The movement of people
leaving and returning to China from the second half of the 19th
century to the present is a vast and complex subject. Among scholars worldwide, none has contributed more to the
study of these cycles of migration and settlement in Southeast Asian contexts
than National University of Singapore Prof. Wang Gungwu. His extensive writings on the topic
richly illustrate the conceptual difficulties involved.
The very terms used to
name the phenomenon are contested: “Greater China,” “Chinese Diaspora,” “Huaqiao,” and “Nanyang Chinese”? Are these migrants and settlers and
their descendants “Overseas Chinese” or “Chinese Overseas”? Are they even “Chinese” at all? Prof. Wang’s struggles with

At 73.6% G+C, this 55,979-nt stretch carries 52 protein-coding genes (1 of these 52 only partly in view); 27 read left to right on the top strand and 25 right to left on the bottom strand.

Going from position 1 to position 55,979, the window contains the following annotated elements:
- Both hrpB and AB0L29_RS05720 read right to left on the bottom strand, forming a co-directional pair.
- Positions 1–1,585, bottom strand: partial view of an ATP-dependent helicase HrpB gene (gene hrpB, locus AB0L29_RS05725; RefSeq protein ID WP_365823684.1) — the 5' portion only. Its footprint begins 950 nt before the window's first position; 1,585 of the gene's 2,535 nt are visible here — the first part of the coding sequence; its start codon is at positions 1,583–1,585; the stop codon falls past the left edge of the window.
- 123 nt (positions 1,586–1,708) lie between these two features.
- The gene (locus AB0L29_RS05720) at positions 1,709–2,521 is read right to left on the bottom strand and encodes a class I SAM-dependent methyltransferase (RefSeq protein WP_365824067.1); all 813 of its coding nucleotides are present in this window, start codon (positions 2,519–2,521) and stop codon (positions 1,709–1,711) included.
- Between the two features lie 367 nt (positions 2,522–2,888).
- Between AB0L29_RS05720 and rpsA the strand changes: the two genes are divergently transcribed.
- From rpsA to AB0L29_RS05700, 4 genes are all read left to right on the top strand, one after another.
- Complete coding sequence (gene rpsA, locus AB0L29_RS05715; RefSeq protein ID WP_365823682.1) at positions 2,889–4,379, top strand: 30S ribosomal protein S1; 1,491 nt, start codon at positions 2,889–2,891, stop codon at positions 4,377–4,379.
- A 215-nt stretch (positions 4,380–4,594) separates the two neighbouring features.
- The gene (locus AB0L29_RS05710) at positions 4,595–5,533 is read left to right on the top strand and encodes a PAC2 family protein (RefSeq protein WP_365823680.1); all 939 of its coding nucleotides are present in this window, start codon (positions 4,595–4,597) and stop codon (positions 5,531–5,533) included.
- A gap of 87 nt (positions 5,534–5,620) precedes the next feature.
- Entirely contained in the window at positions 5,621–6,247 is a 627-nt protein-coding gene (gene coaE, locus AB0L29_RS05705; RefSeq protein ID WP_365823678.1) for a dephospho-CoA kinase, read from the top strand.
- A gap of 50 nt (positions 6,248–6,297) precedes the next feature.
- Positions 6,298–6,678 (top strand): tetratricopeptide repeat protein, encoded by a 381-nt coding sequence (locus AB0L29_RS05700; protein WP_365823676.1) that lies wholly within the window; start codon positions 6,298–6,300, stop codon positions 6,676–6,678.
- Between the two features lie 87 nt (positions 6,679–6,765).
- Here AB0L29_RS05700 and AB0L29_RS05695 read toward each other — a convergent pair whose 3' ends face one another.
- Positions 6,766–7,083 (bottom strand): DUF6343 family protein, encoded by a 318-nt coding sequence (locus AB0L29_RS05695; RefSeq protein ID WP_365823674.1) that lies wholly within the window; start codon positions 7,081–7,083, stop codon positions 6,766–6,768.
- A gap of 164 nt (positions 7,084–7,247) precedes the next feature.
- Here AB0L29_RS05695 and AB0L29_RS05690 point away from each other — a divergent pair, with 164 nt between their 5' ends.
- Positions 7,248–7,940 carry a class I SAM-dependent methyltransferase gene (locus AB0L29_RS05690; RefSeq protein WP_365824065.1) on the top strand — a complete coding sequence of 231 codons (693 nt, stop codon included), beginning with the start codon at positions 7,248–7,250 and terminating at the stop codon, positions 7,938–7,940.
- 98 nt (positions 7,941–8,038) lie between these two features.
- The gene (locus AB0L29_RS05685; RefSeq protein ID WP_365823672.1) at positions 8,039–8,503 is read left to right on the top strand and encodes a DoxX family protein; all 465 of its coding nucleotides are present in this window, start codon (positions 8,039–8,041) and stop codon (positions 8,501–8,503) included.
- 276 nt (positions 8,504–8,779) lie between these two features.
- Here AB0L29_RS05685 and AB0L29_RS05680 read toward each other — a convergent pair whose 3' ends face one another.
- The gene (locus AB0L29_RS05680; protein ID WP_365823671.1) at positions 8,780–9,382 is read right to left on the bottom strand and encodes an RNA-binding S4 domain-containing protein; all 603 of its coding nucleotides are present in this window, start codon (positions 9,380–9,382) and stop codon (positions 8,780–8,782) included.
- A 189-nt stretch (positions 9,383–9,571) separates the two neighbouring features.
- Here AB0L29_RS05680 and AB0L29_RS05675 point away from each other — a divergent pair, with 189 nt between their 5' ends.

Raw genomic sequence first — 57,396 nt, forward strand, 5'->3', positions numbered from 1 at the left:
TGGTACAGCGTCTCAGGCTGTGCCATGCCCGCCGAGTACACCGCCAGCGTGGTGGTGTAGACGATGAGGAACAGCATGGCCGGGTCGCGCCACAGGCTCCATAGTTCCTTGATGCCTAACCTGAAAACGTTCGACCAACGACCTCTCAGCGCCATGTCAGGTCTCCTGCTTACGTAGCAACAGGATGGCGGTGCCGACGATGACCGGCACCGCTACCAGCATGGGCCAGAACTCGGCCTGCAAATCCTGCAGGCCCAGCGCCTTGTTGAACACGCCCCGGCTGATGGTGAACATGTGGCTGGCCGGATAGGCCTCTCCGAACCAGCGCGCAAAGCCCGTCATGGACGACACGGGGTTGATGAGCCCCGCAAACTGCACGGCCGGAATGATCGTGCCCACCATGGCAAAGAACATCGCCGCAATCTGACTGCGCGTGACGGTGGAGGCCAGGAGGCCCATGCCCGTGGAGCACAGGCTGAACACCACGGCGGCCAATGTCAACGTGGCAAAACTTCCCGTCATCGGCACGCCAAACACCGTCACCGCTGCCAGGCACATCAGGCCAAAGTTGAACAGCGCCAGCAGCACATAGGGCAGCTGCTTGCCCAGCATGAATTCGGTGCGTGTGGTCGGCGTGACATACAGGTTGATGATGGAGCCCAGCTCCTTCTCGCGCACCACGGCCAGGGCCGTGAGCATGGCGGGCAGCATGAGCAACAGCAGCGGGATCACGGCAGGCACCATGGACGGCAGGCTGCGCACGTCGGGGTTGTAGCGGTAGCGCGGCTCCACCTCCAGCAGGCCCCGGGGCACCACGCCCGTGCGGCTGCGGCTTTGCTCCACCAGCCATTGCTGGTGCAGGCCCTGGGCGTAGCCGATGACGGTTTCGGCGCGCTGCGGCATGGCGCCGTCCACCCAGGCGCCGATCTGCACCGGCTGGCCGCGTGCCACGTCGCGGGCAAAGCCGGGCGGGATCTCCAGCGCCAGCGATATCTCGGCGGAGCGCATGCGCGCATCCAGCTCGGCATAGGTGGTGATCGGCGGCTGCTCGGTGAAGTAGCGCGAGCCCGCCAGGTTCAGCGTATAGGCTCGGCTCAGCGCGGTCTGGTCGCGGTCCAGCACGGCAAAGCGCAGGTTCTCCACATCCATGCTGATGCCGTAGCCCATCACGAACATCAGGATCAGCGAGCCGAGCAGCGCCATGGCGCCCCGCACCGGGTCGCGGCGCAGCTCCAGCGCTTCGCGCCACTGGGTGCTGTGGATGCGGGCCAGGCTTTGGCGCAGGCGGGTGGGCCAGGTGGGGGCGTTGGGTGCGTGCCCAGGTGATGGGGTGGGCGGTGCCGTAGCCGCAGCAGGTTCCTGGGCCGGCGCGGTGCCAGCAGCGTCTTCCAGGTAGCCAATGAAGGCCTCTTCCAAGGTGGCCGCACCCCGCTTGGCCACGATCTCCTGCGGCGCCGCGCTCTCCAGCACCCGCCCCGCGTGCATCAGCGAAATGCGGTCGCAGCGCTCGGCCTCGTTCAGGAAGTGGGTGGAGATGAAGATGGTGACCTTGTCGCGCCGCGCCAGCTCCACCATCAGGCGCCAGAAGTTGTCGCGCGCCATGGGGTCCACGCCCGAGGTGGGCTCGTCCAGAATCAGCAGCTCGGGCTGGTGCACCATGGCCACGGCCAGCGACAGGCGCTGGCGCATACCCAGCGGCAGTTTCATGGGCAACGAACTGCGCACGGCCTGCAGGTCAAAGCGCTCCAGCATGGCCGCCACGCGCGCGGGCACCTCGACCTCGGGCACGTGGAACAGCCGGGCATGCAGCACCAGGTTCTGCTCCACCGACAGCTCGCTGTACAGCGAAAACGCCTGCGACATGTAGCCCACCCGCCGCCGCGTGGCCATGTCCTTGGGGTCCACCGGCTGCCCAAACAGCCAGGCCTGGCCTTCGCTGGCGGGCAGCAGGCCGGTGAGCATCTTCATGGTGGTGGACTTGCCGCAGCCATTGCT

nomenclature will be used by Prof. Huang to discuss larger issues, including
how language can bias thought and influence policy and how to navigate the
troubled waters at the confluence of scholarship and policy.
Huang Jianli is an associate professor in the Department
History at the National University of Singapore and a research associate in the
university’s East Asian Institute. His many publications include The Scripting of a National History: Singapore and Its Pasts (2008), Power and Identity in the Chinese
World Order (co-edited, 2003) and Macro
Perspectives and New Directions in the Studies of Chinese Overseas (co-edited, 2002). Recent journal articles include
“Umbilical Ties: The Framing of Overseas Chinese as the Mother of Revolution”
(2011), “Portable Histories in Mobile City Singapore: The (Lack)lustre of Admiral Zheng He” (2009), “Chinese
Diasporic Culture and National Identity: The Taming of the Tiger Balm Gardens in Singapore” (2007), and
“Entanglement of Business and Politics in the Chinese Diaspora: Interrogating the Wartime Patriotism of
Aw Boon Haw” (2006).